Credit institutions gained an accumulated profit of 29.5 trillion VND (1.34 billion USD) during the first 11 months of this year, up 3.2 percent from the same period last year.

According to the State Bank of Vietnam (SBV)'s chief inspector Nguyen Huu Nghia, the profit is equal to only 53-64 percent compared to profits in 2010 and 2011.

Nghia attributed the result to the sharply dropping interest rate and increasing costs of basic goods. Additionally, as much as 17 percent of credit institutions incurred losses during the period, he said, adding that among the profitable institutions, more than half had falling profit levels compared to last year.

Nghia said he was concerned that if the business performance did not improve, part of the credit institutions would be placed under enormous financial pressures and might not be able to handle large amounts of bad debts, forcing them to sell their debts to the Vietnam Asset Management Company.

Credit institutions, especially small-sized ones, also said that it was difficult to meet their profit targets this year, attributing it to low credit growth due to economic difficulties.

Meanwhile, Mekong Bank general director Tay Hang Chong told that his bank's business performance in 2013 was relatively good, however, it was difficult for the bank to meet its 300 billion VND (14.28 million USD) annual pre-tax profit target.

According to Chong, it was difficult, not only for Mekong Bank but also for other banks, to meet the profit targets this year.

Echoing Chong, Ocean Bank deputy general director Nguyen Van Hoan said that profits from the banking industry this year could not be as high as expected, since the industry was still facing many difficulties.

Hoan said that besides economic hardships, profits from the credit activity of the banking industry were lower than previous years because lending rates have been significantly cut. Currently, to boost lending, gaps between deposits and lending interest rates in many banks were roughly 1.5 percent yearly for enterprises and 2-2.5 percent for individuals.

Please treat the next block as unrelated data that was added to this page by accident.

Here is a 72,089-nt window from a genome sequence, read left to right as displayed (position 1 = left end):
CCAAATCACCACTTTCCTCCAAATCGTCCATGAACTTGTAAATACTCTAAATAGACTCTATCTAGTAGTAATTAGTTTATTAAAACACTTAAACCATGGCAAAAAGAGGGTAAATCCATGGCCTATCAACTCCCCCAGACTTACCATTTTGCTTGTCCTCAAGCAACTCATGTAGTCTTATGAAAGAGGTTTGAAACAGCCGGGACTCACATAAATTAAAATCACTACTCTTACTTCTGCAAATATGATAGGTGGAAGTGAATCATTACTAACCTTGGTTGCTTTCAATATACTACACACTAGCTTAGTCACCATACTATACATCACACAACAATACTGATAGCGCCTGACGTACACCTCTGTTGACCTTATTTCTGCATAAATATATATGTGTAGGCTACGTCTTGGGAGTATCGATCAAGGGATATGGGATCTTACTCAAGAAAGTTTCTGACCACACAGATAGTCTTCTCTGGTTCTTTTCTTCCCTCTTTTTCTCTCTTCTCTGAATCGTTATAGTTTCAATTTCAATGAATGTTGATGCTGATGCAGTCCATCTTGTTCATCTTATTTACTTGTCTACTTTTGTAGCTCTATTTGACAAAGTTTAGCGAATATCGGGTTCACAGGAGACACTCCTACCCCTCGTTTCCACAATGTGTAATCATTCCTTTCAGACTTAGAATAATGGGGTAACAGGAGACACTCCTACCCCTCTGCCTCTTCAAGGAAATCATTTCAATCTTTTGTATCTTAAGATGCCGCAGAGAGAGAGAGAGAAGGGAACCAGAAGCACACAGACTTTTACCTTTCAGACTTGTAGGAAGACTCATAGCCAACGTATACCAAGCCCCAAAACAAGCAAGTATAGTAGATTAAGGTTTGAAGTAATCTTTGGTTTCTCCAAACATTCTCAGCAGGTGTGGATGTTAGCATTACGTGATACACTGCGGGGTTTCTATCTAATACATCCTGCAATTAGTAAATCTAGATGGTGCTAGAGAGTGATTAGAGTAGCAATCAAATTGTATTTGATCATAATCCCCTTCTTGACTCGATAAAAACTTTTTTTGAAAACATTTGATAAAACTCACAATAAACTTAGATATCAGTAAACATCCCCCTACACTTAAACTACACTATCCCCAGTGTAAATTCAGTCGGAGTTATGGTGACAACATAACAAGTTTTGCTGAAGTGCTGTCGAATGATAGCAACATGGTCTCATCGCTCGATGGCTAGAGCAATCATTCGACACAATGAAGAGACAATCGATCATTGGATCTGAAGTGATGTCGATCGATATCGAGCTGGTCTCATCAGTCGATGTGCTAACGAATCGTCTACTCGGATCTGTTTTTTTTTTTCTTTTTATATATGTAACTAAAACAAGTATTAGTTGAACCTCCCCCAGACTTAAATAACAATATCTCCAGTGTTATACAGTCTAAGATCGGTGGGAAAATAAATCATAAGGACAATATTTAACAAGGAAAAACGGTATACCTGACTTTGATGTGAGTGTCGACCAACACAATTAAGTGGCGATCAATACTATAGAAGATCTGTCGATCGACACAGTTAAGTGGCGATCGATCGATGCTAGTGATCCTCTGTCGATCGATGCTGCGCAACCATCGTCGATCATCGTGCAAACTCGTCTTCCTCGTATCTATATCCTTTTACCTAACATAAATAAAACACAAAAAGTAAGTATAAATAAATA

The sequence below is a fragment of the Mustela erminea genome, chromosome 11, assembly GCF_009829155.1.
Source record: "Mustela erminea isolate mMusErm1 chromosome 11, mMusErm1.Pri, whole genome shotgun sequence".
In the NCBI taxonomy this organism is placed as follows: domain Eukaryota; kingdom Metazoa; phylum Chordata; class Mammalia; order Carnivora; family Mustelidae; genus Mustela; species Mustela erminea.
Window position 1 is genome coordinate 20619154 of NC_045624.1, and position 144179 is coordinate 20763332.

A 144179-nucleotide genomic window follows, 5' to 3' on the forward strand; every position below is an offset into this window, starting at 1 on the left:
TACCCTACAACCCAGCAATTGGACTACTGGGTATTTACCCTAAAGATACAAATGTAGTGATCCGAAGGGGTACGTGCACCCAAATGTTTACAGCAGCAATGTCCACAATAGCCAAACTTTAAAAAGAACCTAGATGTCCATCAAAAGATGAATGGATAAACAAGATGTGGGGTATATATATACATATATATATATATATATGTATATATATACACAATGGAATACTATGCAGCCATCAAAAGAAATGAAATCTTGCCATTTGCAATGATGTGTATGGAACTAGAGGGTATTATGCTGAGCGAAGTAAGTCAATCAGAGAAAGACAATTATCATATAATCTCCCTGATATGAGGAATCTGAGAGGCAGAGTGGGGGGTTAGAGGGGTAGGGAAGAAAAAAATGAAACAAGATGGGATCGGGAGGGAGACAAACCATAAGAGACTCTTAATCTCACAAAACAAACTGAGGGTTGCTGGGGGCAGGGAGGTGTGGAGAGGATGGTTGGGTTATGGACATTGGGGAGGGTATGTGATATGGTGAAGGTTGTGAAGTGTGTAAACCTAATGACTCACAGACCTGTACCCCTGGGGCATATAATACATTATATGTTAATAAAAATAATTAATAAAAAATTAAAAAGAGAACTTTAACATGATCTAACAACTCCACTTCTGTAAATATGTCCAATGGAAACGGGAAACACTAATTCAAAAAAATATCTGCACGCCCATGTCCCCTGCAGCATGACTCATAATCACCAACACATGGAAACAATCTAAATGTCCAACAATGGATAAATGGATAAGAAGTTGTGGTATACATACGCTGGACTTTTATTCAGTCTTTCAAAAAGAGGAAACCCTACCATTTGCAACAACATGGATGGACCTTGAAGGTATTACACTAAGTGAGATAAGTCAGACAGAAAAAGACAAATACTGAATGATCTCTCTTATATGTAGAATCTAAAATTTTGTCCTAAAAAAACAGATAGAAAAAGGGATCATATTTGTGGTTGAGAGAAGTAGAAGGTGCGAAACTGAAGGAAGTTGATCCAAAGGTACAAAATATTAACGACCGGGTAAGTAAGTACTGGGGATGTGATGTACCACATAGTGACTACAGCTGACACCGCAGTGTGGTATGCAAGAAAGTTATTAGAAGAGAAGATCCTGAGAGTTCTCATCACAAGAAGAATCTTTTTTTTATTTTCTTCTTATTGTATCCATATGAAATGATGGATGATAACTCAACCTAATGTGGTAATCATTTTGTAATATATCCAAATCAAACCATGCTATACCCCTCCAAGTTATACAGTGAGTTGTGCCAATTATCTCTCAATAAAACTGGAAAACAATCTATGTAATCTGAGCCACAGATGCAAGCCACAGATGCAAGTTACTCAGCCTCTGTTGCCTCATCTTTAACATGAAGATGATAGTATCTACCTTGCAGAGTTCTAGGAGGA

Further, NamA Bank deputy general director Tran Ngoc Tam said that credit institutions were also cautious to boost lending, as they were concerned about rising bad debts. Tam said the bank had to set aside more than 66 billion VND (3.14 million USD) for provisions, though its bad debt was still maintained at less than 3 percent.

This year, however, many banks said they have gained profits thanks to the stable forex rate policy.

Sai Gon Thuong Tin Commercial Joint Stock Bank's general director Phan Huy Khang said foreign exchange was one of the "bright" segments that are supporting banks' profits in the context of a strong fall of income from credit activities.

As per the financial reports from 13 commercial joint stock banks, in the third quarter of 2013, their income from foreign currency and gold trading activities reached more than 670 billion VND (30.45 million USD), a significant rise in comparison with the loss of 704 billion VND (32 million USD) in the same period last year.-VNA